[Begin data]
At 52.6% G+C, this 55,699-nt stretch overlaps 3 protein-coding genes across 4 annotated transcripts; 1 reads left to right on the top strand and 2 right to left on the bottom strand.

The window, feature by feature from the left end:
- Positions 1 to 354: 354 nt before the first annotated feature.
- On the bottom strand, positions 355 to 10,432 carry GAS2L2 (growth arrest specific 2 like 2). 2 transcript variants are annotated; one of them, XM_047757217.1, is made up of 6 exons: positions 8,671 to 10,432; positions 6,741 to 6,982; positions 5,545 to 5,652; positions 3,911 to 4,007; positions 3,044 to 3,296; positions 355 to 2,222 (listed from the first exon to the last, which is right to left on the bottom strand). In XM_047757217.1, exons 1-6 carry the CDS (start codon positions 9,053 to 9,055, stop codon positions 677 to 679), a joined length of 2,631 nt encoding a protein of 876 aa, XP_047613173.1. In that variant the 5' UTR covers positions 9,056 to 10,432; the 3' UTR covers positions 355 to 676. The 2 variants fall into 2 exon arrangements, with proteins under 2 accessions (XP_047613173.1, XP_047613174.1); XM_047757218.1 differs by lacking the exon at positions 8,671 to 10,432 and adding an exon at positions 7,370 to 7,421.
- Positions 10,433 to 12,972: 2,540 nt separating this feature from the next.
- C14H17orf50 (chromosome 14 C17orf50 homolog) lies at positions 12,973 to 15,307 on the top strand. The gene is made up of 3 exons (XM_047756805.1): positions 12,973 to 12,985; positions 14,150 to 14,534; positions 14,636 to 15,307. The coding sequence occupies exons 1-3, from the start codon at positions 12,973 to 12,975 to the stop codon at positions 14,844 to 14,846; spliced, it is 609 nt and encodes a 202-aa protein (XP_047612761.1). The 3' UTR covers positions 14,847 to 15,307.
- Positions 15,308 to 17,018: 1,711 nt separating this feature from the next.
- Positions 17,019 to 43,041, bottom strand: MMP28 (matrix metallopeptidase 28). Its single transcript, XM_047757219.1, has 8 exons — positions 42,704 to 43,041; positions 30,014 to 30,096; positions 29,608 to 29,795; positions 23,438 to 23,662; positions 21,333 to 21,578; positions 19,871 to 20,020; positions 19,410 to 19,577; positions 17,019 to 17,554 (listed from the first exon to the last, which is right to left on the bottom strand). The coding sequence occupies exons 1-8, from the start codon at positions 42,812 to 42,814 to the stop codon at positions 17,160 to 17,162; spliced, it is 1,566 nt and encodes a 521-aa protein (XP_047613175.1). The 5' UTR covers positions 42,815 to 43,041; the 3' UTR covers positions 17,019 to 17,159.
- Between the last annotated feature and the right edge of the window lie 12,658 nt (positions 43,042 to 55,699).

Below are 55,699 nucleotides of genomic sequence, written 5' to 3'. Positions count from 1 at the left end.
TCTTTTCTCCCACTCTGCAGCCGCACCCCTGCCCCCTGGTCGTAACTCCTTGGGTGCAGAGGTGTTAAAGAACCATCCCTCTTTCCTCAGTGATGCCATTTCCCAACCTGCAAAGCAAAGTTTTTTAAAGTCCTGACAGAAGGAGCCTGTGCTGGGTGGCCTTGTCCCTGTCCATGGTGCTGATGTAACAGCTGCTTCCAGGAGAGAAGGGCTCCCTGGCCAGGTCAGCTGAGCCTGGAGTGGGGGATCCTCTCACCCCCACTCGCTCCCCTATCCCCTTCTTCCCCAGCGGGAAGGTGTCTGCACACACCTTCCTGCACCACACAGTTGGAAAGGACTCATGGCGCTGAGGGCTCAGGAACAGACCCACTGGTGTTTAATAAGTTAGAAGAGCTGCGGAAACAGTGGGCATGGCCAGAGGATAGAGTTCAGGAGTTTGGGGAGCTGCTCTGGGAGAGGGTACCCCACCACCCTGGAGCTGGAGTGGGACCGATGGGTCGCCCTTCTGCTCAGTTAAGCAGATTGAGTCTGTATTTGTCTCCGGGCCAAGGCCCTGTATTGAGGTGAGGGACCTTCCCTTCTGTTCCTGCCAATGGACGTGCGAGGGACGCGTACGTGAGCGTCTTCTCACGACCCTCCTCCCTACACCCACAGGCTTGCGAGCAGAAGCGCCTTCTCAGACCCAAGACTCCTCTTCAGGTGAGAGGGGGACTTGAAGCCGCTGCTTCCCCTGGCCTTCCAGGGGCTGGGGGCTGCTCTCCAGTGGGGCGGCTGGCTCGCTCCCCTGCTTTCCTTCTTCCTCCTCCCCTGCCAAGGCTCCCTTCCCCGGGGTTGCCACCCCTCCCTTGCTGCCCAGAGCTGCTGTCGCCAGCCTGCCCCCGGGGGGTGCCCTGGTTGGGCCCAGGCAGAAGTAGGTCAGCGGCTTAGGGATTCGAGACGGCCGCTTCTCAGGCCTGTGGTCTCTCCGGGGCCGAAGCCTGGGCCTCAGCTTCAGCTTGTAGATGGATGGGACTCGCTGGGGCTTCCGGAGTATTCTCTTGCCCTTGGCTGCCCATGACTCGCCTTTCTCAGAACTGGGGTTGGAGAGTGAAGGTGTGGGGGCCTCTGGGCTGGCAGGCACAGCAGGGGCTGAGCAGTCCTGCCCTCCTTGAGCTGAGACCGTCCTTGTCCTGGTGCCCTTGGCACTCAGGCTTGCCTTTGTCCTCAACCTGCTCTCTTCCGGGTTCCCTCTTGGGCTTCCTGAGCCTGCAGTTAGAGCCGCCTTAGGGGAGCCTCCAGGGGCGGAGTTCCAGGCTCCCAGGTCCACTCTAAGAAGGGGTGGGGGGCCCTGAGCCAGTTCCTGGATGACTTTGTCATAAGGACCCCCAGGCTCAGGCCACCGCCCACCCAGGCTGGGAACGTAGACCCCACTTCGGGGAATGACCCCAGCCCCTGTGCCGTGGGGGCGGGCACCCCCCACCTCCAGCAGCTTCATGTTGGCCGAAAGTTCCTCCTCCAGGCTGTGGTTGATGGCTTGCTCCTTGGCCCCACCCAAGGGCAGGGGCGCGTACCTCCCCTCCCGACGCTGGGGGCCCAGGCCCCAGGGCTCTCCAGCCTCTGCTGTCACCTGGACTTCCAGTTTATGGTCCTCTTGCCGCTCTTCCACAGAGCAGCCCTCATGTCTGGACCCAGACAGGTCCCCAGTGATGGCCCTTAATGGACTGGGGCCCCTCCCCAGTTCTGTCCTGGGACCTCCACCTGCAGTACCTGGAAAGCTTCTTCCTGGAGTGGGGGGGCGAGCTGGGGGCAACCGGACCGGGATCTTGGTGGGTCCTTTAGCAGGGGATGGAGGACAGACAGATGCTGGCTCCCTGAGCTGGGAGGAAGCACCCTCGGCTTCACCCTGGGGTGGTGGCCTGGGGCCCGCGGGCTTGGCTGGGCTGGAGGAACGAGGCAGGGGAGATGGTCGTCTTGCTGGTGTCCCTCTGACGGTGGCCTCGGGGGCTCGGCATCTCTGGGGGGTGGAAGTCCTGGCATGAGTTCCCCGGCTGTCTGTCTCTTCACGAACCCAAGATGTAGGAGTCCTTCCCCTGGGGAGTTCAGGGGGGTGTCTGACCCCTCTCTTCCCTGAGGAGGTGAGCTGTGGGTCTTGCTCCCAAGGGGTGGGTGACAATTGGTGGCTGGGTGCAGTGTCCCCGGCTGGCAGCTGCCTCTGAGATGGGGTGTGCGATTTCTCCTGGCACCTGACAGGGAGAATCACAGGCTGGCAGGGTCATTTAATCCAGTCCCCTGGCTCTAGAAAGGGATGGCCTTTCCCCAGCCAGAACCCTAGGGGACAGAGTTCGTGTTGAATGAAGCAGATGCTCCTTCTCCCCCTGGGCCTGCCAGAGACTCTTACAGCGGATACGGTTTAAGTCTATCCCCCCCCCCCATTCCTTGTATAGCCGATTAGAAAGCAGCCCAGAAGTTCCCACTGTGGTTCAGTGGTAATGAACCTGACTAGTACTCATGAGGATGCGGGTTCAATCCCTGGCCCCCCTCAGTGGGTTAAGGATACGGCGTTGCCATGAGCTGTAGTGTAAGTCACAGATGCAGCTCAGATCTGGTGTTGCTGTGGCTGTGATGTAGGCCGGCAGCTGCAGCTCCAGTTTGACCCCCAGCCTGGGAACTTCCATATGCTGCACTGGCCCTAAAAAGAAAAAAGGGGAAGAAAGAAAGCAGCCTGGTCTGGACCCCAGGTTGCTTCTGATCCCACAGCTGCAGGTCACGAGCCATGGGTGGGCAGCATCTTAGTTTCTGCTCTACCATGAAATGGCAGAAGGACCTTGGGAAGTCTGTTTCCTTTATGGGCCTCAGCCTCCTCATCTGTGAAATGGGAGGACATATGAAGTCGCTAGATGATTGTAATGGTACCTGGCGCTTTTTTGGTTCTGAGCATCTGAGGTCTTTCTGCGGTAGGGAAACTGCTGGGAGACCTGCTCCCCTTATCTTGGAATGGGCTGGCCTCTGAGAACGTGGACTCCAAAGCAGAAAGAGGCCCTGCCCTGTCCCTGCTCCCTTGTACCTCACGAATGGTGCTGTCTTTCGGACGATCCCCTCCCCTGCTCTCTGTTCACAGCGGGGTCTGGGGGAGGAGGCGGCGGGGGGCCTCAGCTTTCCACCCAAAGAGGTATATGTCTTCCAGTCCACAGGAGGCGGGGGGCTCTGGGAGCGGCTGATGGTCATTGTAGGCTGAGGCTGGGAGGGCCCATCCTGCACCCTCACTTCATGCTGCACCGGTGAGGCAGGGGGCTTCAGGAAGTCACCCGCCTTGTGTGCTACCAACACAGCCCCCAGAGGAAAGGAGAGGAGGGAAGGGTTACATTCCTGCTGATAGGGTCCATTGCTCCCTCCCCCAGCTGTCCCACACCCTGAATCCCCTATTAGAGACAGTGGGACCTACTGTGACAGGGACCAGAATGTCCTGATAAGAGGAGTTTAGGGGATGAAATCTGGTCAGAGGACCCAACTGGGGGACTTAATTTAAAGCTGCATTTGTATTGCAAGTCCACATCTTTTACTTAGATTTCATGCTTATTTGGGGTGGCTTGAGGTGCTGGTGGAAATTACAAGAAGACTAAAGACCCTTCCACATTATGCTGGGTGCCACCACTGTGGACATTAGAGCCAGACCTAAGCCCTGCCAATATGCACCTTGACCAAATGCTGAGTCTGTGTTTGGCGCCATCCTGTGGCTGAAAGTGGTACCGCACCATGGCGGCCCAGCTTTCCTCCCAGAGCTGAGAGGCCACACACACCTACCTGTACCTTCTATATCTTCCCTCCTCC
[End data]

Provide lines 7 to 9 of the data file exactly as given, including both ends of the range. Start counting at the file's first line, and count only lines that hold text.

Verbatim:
- Positions 15,308 to 17,018: 1,711 nt separating this feature from the next.
- Positions 17,019 to 43,041, bottom strand: MMP28 (matrix metallopeptidase 28). Its single transcript, XM_047757219.1, has 8 exons — positions 42,704 to 43,041; positions 30,014 to 30,096; positions 29,608 to 29,795; positions 23,438 to 23,662; positions 21,333 to 21,578; positions 19,871 to 20,020; positions 19,410 to 19,577; positions 17,019 to 17,554 (listed from the first exon to the last, which is right to left on the bottom strand). The coding sequence occupies exons 1-8, from the start codon at positions 42,812 to 42,814 to the stop codon at positions 17,160 to 17,162; spliced, it is 1,566 nt and encodes a 521-aa protein (XP_047613175.1). The 5' UTR covers positions 42,815 to 43,041; the 3' UTR covers positions 17,019 to 17,159.
- Between the last annotated feature and the right edge of the window lie 12,658 nt (positions 43,042 to 55,699).